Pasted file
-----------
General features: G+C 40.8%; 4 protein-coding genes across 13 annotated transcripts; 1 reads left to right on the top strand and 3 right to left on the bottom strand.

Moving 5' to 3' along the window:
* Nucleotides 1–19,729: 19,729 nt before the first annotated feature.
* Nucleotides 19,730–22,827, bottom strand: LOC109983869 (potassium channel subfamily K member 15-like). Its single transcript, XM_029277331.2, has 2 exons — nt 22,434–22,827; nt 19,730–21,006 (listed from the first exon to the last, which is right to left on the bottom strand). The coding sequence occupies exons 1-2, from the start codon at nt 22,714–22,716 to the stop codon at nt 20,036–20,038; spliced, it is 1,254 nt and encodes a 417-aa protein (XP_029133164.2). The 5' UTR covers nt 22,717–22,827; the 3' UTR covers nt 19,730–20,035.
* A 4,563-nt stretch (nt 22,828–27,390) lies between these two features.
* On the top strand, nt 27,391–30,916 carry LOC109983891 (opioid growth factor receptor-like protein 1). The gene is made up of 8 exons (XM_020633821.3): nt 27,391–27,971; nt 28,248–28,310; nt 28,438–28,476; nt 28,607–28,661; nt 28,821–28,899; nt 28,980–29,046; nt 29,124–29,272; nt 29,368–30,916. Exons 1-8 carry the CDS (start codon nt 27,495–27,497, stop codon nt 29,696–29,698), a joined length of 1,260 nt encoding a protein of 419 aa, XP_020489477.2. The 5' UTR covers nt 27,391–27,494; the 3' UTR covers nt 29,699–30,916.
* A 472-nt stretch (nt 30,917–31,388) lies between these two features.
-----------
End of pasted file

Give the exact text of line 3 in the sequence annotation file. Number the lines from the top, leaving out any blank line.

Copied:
* Nucleotides 1–19,729: 19,729 nt before the first annotated feature.